Quick win infrastructure
When assigned a design or coding task I’m always looking for "quick wins". What’s the least amount of effort I can spend to produce the highest value. How quickly can I solve the problem at hand and move onto something else?
As projects drag out I realize I should have done it "right" from the start. Determining which projects are "quick wins" and which ones need more thought/effort is a skill, which I hope to further develop. Admittedly I'm much better at this today than I was years ago.
While thinking about this it dawned on me, that frequently we need to slow down to speed up. The better tools we have at our disposal the higher quality we can produce, quickly.
Rules for Identifying "quick wins"
Before diving into some of the things I've found helpful to move fast. I want to focus on getting better at identifying quick wins vs longer-term work. A few observations/rules have emerged in my head. At the start of projects, these seem like some good things to think about as guidelines.
- How long will I be working on this thing?
- How many people will touch this thing?
- How many hours will be saved by a small number of hours on my part?
- If I spend more time today, will I be building knowledge inside of my organization?
- Does this thing exist already or is this new?
Improving my craft
As a designer
Over time I've changed my mind quite a bit about design systems. Previously I cared deeply about the "quality" aspect of design systems. Design the most clever component, craft the cleanest most flexible HTML/CSS/JS. Today I care much more about "enabling laziness" and building a "culture" of building tools for one another.
In my mind laziness is a breeding ground for convention and standardization. If flexible components, shared styles, and standard colors are available I'll reach for those instead of making up new ones on my own.
I'm fairly new to Figma as my primary design tool, I've seen great benefit from crafting "quality" Figma components, keeping shared palettes up to date, and providing shared styles for typography. Utilizing Auto-layout and positioning features makes components for the first time close to as flexible as good old HTML/CSS.
The more time that is invested into building up our asset library the faster we can move in the future.
As a developer
Today more than ever, we have many more tools at our disposal to craft high-quality code, quickly. The same principles ring true here as they do in the design world. The easier it is for me to follow convention the more likely I am to do so.
CI for everything.
It's hard to imagine building a modern application without leveraging some kind of CI/CD pipeline and tooling to perform menial tasks that I just don't want to do. I really rely heavily on these pipelines to build, test, lint style, and deploy my code. The problem with not "codify" these workflows is that I'm lazy and I often forget or miss an important step.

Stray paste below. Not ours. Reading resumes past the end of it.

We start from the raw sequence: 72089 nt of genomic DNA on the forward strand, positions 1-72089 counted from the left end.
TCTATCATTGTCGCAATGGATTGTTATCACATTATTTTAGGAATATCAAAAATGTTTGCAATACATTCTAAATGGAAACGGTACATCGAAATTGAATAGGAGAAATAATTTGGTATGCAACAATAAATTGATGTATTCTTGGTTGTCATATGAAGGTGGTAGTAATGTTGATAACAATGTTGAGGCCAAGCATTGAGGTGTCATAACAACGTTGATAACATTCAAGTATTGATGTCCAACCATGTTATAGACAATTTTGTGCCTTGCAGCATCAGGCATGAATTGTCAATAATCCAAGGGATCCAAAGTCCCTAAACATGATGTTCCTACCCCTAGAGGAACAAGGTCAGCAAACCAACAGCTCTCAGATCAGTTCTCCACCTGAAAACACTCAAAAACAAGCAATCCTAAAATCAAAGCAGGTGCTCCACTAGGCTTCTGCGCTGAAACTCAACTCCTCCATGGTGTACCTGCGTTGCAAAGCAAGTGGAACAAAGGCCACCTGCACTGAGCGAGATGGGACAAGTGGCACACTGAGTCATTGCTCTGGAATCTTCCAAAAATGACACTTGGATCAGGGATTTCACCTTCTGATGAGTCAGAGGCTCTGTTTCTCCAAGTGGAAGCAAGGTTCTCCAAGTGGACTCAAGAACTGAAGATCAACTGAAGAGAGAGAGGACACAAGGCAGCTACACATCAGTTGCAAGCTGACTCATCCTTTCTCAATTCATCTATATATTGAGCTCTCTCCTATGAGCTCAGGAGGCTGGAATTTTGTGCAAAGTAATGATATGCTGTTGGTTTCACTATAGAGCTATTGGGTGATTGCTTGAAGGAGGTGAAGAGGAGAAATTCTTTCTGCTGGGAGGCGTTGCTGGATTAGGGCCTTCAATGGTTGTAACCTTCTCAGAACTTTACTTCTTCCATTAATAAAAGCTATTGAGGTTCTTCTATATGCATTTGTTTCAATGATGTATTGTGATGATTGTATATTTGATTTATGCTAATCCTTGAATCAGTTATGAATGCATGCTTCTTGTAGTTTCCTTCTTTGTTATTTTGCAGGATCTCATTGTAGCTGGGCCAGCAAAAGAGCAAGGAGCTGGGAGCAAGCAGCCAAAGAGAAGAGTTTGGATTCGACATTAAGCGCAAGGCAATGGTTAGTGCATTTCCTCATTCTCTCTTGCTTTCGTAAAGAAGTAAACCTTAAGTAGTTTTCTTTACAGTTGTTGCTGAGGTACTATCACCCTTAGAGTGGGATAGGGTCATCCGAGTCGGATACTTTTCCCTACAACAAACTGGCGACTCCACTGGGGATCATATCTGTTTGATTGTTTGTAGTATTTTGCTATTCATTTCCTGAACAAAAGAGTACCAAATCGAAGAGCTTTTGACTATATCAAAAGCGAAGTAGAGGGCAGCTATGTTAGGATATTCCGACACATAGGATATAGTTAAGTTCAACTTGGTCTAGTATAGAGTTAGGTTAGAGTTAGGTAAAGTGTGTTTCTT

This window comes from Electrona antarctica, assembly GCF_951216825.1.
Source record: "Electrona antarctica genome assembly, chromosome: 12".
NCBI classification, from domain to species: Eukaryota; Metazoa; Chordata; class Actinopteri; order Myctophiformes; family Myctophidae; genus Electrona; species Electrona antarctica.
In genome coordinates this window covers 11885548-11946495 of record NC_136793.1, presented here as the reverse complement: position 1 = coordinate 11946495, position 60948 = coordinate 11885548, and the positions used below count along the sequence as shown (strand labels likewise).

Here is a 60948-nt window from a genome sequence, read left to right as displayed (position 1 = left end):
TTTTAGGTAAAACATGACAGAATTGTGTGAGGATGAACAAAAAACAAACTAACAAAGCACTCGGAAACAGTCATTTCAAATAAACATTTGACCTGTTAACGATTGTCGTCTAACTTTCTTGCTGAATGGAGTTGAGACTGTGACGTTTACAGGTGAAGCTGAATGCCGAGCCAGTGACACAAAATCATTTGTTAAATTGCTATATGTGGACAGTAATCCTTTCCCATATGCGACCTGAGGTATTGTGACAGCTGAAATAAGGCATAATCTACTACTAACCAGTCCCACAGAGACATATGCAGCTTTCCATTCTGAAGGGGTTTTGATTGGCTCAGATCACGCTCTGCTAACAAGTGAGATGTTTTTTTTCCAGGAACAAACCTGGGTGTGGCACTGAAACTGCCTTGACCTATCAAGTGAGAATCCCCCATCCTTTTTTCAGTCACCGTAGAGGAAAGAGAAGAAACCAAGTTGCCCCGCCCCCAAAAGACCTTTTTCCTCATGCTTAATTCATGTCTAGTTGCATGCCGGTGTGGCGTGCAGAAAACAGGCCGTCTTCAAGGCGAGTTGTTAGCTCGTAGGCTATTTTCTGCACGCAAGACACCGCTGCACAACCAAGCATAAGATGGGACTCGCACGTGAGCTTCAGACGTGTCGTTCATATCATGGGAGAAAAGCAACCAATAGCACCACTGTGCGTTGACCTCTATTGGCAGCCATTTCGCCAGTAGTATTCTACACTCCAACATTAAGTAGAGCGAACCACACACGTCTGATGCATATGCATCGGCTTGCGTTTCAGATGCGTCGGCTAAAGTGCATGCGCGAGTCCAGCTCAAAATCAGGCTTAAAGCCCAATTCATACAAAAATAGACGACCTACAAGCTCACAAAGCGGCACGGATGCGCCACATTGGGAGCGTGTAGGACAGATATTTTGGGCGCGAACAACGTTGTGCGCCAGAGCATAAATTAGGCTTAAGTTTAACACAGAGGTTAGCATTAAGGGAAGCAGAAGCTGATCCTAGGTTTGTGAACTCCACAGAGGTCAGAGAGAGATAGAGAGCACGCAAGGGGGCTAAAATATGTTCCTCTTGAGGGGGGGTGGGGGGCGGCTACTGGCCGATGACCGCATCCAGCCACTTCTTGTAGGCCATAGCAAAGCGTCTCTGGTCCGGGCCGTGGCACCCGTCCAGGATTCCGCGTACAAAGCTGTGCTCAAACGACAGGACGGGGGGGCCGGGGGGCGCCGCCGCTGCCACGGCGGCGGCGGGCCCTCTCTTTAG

Prettier and code conventions.
When auto code formatting started becoming more popular I felt very passionately that I formatted code the "right way" and that prettier mangled my code. When you have a bunch of developers all coding the "right way" and this happens over months and months it quickly devolves into a flaming mess of random styles. I've been using prettier for a couple of years now I can't do without it.
:any and Typescript.
Similar to code formatting I resisted Typescript for a long time. Being forced to use it on a few projects I've come to really like it. Upfront there was certainly some effort I had to put in to learn the language and get familiar with the syntax. Today I couldn't imagine writing an app without it. Modern applications are complicated and the more safety and documentation we can add to them the better.
Especially when writing typescript I feel there is a varying degree of quality that you can work towards. When I first started using it I would type out API responses and a few other places but leave :any's everywhere. Putting a little effort upfront to create more interfaces and learning more about the tools goes a long way here.
The more and more I've built software I've realized the value in building things a few times until you get it just right. I've never regretted building something in a scalable clean way. I've never regretted learning something new or getting up to speed on new technologies that at first seems silly. Today is a good reminder to get out there and build some better stuff.
Clinton Halpin is a full-stack engineer and product designer based in New York City. You should follow him on Twitter